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Thoughts of Marcus Aurelius Antoninus
Contents:
  1. Thoughts Emperor Marcus Aurelius Antoninus, Used
  2. Marcus Aurelius Quotes (To Give Your Life A Quick Boost)
  3. Related Authors

Remember too that many common annoyances are pain in disguise, such as sleepiness, fever and loss of appetite. When they start to get you down, tell yourself you are giving in to pain. Enough of this miserable, whining life. Stop monkeying around! Why are you troubled? The one responsible? Take a good look. Or just the matter itself? Then look at that. And as far as the gods go, by now you could try being more straightforward and kind. Keep this thought handy when you feel a bit of rage coming on--it isn't manly to be enraged.

Rather, gentleness and civility are more human, and therefore manlier.


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A real person doesn't give way to anger and discontent, and such a person has strength, courage, and endurance--unlike the angry and complaining. The nearer a man comes to a calm mind, the closer he is to strength.

Thoughts Emperor Marcus Aurelius Antoninus, Used

Don't tell yourself anything more than what the initial impressions report. It's been reported to you that someone is speaking badly about you. This is the report--the report wasn't that you've been harmed. I see that my son is sick--but not that his life is at risk. So always stay within your first impressions, and don't add to them in your head--this way nothing can happen to you.

Drama, combat, terror, numbness, and subservience--every day these things wipe out your sacred principles, whenever your mind entertains them uncritically or lets them slip in. I'm constantly amazed by how easily we love ourselves above all others, yet we put more stock in the opinions of others than in our own estimation of self How much credence we give to the opinions our peers have of us and how little to our very own! Does the light of a lamp shine and keep its glow until its fuel is spent?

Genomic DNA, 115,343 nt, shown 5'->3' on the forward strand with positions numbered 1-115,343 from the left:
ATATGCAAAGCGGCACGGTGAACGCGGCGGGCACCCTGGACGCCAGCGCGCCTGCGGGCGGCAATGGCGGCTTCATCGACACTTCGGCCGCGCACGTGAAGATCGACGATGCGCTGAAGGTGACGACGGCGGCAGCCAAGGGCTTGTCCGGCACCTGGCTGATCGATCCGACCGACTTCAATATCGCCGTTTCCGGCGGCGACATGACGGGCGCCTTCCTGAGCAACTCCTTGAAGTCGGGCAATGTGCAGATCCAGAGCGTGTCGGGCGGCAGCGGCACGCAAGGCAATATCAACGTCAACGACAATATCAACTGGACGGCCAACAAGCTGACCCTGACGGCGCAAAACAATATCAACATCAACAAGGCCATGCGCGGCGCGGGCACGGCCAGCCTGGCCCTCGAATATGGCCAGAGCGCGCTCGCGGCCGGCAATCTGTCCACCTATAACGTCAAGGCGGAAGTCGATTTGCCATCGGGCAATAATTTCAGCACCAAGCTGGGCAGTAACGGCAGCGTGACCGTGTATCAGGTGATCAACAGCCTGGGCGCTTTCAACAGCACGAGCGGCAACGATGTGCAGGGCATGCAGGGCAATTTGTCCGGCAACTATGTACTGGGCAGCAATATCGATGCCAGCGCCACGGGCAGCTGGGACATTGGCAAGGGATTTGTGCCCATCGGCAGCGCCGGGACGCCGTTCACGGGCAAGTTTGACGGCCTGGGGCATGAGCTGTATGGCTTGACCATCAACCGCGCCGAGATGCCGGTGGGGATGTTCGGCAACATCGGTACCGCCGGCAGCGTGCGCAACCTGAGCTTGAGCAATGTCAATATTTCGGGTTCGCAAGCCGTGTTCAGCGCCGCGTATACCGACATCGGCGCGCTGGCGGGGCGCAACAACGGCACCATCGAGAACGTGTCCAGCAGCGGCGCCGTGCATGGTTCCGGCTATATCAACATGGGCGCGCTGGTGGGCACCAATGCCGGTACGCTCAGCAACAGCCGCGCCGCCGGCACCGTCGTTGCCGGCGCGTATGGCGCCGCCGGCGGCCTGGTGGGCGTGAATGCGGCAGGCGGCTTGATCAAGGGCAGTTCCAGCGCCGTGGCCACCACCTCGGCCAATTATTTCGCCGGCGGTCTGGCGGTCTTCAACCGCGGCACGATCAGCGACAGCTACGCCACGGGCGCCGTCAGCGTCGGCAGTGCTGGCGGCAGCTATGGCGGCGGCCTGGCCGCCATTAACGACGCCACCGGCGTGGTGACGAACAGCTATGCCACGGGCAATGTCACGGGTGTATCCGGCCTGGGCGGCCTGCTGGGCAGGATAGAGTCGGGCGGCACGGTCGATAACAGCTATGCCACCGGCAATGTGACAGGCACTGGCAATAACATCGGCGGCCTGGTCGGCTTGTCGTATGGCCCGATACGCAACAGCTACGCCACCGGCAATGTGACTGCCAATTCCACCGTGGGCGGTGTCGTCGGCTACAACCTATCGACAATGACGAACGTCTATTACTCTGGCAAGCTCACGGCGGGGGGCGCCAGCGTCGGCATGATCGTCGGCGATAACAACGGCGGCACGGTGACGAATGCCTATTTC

Why shouldn't your truth, justice, and self-control shine until you are extinguished? Words that everyone once used are now obsolete, and so are the men whose names were once on everyone's lips: Camillus , Caeso, Volesus , Dentatus, and to a lesser degree Scipio and Cato, and yes, even Augustus , Hadrian , and Antoninus are less spoken of now than they were in their own days. For all things fade away, become the stuff of legend, and are soon buried in oblivion.

Mind you, this is true only for those who blazed once like bright stars in the firmament, but for the rest, as soon as a few clods of earth cover their corpses, they are 'out of sight, out of mind. Absolutely nothing. So what is left worth living for?

Stoicism – Meditations by Marcus Aurelius Animated Book Summary

This alone: justice in thought, goodness in action, speech that cannot deceive, and a disposition glad of whatever comes, welcoming it as necessary, as familiar, as flowing from the same source and fountain as yourself. Do not then consider life a thing of any value. For look at the immensity of time behind thee, and to the time which is before thee, another boundless space. In this infinity then what is the difference between him who lives three days and him who lives three generations?

When you wake up in the morning, tell yourself: The people I deal with today will be meddling, ungrateful, arrogant, dishonest, jealous, and surly. They are like this because they can't tell good from evil. But I have seen the beauty of good, and the ugliness of evil, and have recognized that the wrongdoer has a nature related to my own—not of the same blood or birth, but the same mind, and possessing a share of the divine.